Quentin Tarantino is a divisive filmmaker, but it’s hard not to be intrigued every time one of his new films rolls into town. Once Upon a Time in Hollywood is no exception. In fact, with a killer cast and fresh new setting, we here at The Edge are more excited for a Tarantino flick than we have been in years. Ahead of release later this month, our writers have taken a look back through his filmography to pick out their favourite. To think, it all began with QT babbling on about the meaning of ‘Like a Virgin’…
Reservoir Dogs (1992)
Sometimes you just can’t beat the original. Spielberg didn’t make his best film with his debut feature. Scorsese certainly didn’t. Tarantino just may have. After years working as a video store clerk developing an extraordinary knowledge of cinema, he broke onto the Hollywood scene in a big way with this electric heist thriller. Drawing heavily from Hong Kong crime film City on Fire, Tarantino established a penchant for pastiche that has stuck throughout his artistic career. Though it was his first film, there’s nothing amateur about Reservoir Dogs. That being said, it’s probably the most stripped-down of any of his works. There’s not a neverending ensemble of stylised characters. The aestheticisation of violence is relatively tame. Non-linear narrative devices are limited to flashbacks that appear rudimentary compared to the choppy time-jumping, chapter-divided order of Pulp Fiction and Kill Bill.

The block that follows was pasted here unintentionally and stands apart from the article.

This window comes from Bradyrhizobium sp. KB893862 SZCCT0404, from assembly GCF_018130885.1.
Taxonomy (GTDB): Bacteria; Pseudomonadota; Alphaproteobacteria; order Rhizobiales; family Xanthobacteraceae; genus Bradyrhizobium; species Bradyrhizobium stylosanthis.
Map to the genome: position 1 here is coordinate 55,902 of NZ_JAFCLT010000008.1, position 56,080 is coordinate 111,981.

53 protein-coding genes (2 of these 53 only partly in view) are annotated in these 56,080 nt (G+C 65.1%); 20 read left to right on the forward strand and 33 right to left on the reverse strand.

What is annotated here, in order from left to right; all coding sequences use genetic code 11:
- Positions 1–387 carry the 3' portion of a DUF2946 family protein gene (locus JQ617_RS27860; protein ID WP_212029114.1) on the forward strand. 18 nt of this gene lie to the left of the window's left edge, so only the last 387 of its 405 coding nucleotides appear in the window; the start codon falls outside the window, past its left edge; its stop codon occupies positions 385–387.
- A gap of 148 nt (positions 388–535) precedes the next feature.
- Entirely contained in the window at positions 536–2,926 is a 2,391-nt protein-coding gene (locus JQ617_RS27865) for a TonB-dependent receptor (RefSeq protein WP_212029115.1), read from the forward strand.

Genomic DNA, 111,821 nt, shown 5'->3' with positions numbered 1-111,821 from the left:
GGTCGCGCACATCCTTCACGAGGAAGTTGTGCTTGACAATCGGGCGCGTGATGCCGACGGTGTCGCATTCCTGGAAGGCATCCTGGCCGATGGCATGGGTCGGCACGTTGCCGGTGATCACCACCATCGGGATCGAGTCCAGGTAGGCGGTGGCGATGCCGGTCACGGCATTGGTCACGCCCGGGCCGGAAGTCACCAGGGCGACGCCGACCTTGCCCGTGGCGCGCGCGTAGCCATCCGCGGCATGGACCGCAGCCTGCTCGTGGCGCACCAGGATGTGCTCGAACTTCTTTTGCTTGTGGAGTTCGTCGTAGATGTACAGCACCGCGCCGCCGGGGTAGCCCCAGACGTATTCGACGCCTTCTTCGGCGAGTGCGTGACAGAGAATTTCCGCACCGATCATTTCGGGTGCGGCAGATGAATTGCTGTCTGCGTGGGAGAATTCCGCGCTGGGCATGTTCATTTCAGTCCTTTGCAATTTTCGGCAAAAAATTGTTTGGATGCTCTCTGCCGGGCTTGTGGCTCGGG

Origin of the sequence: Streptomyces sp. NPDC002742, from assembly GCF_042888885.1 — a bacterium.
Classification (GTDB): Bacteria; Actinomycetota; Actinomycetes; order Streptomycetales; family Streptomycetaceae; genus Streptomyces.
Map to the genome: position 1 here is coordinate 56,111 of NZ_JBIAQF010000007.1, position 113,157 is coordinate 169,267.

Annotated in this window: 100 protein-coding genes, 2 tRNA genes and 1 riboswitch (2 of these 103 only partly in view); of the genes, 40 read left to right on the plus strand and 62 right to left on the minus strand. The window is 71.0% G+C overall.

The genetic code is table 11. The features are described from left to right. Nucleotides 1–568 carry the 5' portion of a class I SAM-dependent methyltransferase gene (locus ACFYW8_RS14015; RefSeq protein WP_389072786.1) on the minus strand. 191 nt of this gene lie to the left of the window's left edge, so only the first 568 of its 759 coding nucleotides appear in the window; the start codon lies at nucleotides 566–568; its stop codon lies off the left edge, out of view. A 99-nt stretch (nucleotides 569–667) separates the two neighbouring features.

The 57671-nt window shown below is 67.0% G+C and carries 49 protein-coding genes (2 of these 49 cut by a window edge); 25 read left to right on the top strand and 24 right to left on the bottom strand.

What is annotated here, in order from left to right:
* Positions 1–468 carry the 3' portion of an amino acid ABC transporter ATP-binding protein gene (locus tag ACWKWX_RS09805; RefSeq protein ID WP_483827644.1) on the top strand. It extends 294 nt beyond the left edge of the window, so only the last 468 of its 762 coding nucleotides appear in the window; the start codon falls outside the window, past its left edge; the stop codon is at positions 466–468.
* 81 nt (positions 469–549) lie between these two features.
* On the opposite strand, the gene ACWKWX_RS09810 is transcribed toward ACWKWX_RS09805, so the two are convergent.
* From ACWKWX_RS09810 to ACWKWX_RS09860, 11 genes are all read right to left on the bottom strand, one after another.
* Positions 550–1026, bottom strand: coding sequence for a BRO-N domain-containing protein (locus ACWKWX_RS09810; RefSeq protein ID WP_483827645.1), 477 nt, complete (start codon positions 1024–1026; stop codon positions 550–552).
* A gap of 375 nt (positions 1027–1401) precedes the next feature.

The old adage ‘style over substance’ has been aimed towards the director many times over the years, and rewatching Reservoir Dogs after seeing all his other films definitely makes it feel like back-to-basics filmmaking in comparison. That’s not to say the film doesn’t have style. Reservoir Dogs has plenty of style, illustrated almost immediately by the slow-motion opening titles that capture the gang strutting along to the tune of ‘Little Green Bag’ by the George Baker Selection. It established Tarantino as a director who knows his sounds; it goes on to top that iconic opening with an even greater musical moment, using ‘Stuck in the Middle with You’ as the soundtrack to Mr Blonde’s (Michael Madsen) torture spree. Everything that defines Tarantino today can be tied back to Reservoir Dogs, but what sets it apart is a restraint that has eluded him in more recent efforts. An impeccable debut.
Pulp Fiction (1994)
If anyone says to you the name Quentin Tarantino, then chances are your mind is probably going to jump first to his 1994 cult classic Pulp Fiction – and why wouldn’t it? Undoubtedly, it’s the quintessential Tarantino film: a memorable script, seminal iconography, deconstruction of character archetypes and a narrative structure described by many as a Chinese puzzle, unravelling further with every subsequent viewing. It’s a film now regarded as a staple of Postmodernist cinema, regularly appearing as a case study in film courses across the world. Besides the phenomenal impact it had at the time and continues to have on budding filmmakers in the present day, what’s abundant in Pulp Fiction, something found slightly lacking in his more recent releases, is a razor-sharp sense of humour that ranges from the insanely bizarre to the utterly bleak – with a through line on chance and coincidence that reaps rich comedic rewards.